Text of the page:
shaping the social reality of business models and labour regulation
all across the globe. Since the automotive industry does not stand
out as an exception in this matter, different ways of steering
through the turbulences caused by the economic crisis have been
established by the various car)manufacturers.
In our presentation we would like to comparatively highlight the
strategies of coping with the economic and social impact of the
crisis, pursued by two major German carmakers – Volkswagen and
BMW. By differentiating company policies into the four dimensions
company structure and profit strategy (1), the product structure
and (international) market strategy (2), the production system (3),
and the labour relations and work policy (4), we would like to give
an overview about the initiatives taken by the companies to over)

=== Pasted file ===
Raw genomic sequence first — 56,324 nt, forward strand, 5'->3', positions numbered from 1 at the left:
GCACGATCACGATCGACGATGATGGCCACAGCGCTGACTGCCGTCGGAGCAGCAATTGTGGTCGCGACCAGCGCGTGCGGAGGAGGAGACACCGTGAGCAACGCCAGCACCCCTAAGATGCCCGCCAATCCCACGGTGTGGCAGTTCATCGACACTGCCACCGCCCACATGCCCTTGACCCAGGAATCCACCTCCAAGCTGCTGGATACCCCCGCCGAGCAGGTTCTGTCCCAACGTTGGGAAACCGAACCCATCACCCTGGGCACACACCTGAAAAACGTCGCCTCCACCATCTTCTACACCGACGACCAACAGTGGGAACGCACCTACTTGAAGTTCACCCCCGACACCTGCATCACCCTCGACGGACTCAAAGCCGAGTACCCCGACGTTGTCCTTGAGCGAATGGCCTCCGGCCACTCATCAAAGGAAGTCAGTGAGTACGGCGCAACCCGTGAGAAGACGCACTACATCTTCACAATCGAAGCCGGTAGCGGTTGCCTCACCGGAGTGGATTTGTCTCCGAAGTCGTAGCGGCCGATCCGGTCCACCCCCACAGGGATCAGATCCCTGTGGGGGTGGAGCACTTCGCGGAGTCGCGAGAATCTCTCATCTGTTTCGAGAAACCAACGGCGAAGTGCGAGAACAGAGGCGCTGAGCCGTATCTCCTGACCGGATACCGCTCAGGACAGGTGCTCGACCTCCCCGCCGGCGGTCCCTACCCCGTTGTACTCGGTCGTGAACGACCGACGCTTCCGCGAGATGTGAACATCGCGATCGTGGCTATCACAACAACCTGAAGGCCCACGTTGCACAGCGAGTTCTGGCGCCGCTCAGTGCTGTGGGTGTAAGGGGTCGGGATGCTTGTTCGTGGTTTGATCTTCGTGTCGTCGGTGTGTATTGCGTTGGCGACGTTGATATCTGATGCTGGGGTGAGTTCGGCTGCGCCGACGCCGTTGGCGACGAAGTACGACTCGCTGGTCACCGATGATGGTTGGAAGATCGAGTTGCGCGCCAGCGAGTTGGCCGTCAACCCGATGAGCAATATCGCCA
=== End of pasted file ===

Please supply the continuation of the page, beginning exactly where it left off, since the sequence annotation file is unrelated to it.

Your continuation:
come the economic hardships induced by the crisis. Drawing on the
analysis of extensive footage of recent developments in the two
companies, a summary of the major trends will serve as the basis
for the second goal of the presentation.
We will argue that the basis for this comparatively successful way
to overcome the crisis, taken by the German automotive industry,
can only be understood by drawing on a complex interplay between
institutional factors and a dialogic constellation of labour regula)
tion. Based on an understanding of companies as natural systems
subjected to permanent negotiation between the status groups
involved (in our case these are: unions, management, works coun)
cils) this interplay constitutes the praxis of the typical German
model of workers´ participation.
Irina Olimpieva1
1Social Studies of the Economy, CENTER FOR INDEPENDENT SOCIAL
RESEARCH, St.Petersburg, Russian Federation
Abstract: Formally, Russia compares well with other countries in
terms of trade union membership; there is a relatively high union